Uniform Law Commission to study feasibility of model law for military and overseas voters
At its summer meeting in Big Sky, Montana, the Uniform Law Commission (ULC) approved a proposal from the Pew Charitable Trusts' Make Voting Work initiative to study whether and how a uniform law could be developed for military and overseas voters. A study committee established by the ULC will consider the feasibility of drafting and enacting legislation with consistent timelines, requirements, and standards for registration, absentee ballot distribution and ballot voting for military and overseas voters covered under the federal Uniformed Overseas Citizen Absentee Voting Act (UOCAVA).
At present, the estimated six million overseas and uniformed services voters must navigate a complicated patchwork of state and local regulations that often delay receipt and processing of both their registration forms and absentee ballots. The current federal instruction manual to help these voters is 460 pages long, and outmoded systems employed by election offices and sluggish domestic and international mail services also hamper overseas voters trying to cast their ballots in an effective and timely manner. While individual states have adopted a range of improvements, the lack of consistency presents one of the greatest challenges to military and overseas citizens attempting to navigate the system in order to cast their vote and have it counted. Pew’s proposal to develop uniform laws in this arena is part of its larger initiative, Make Voting Work, which is committed to ensuring that the election system achieves the optimal level of convenience, security and efficiency possible for all voters, at home and abroad, including those that we ask to put their lives on the line to defend America and emerging democracies around the globe.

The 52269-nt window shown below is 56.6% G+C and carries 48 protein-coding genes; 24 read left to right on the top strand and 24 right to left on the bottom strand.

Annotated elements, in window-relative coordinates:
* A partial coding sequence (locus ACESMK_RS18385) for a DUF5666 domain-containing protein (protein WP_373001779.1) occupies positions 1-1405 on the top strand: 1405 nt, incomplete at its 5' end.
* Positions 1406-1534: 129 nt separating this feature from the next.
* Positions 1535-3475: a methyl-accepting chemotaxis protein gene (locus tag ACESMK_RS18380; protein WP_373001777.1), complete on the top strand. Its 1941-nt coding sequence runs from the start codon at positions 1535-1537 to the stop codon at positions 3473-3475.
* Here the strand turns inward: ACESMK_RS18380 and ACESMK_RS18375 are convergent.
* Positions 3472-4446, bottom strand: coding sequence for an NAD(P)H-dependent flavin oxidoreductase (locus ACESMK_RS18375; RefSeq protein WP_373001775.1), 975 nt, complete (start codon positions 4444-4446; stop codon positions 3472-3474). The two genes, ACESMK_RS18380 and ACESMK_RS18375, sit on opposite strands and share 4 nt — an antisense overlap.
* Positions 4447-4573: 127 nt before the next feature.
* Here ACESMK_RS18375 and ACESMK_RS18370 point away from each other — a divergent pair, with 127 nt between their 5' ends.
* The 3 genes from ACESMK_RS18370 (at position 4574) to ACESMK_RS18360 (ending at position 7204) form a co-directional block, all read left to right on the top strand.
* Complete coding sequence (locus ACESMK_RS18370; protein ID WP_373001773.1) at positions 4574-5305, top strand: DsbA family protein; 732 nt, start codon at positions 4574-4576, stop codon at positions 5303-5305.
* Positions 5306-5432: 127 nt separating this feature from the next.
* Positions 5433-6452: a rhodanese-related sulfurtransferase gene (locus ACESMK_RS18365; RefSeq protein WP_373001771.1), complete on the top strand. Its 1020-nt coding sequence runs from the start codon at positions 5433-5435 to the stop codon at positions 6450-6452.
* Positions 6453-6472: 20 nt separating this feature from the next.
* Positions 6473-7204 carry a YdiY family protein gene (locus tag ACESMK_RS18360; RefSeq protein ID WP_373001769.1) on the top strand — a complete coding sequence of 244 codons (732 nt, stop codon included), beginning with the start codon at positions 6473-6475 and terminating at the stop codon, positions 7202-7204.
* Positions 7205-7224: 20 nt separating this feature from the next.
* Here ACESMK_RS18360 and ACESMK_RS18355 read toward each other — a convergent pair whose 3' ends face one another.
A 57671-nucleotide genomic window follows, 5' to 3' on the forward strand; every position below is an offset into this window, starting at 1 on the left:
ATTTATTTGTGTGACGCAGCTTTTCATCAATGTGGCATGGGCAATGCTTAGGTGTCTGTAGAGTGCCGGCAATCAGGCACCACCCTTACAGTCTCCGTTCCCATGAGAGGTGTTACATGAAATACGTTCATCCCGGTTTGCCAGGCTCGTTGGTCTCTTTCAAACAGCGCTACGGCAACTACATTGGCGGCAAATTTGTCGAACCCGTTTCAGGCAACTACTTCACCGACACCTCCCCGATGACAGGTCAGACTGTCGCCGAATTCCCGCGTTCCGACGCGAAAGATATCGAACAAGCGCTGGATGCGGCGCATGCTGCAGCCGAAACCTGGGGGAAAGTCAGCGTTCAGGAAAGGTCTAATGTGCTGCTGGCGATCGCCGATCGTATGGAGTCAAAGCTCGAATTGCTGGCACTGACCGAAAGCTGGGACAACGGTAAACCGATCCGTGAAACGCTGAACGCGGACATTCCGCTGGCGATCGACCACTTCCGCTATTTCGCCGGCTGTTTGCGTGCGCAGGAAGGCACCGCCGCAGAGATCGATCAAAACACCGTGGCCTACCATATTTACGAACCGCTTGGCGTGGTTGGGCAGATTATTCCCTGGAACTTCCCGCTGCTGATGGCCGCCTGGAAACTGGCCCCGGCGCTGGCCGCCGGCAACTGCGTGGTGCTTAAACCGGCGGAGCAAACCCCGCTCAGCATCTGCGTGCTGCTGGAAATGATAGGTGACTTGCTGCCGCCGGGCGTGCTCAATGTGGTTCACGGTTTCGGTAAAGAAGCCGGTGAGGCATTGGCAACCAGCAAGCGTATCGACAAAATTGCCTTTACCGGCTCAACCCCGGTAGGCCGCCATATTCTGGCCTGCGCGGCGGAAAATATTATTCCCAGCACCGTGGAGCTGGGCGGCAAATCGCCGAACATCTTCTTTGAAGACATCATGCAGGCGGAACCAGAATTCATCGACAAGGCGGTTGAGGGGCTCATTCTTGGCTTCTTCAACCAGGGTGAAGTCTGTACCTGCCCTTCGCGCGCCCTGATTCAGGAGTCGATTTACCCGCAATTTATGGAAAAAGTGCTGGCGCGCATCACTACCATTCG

The ULC is trusted by state policymakers across the political spectrum and has a long track record of success. It developed the Uniform Commercial Code, which is widely hailed as an example of states working together, without federal action, to implement uniform laws for the improvement of commerce and civil law.
If you have questions about Pew’s efforts to develop consistent laws for military and overseas voters, contact Carolynn Race, Senior Associate at Pew’s Make Voting Work initiative at email@example.com.
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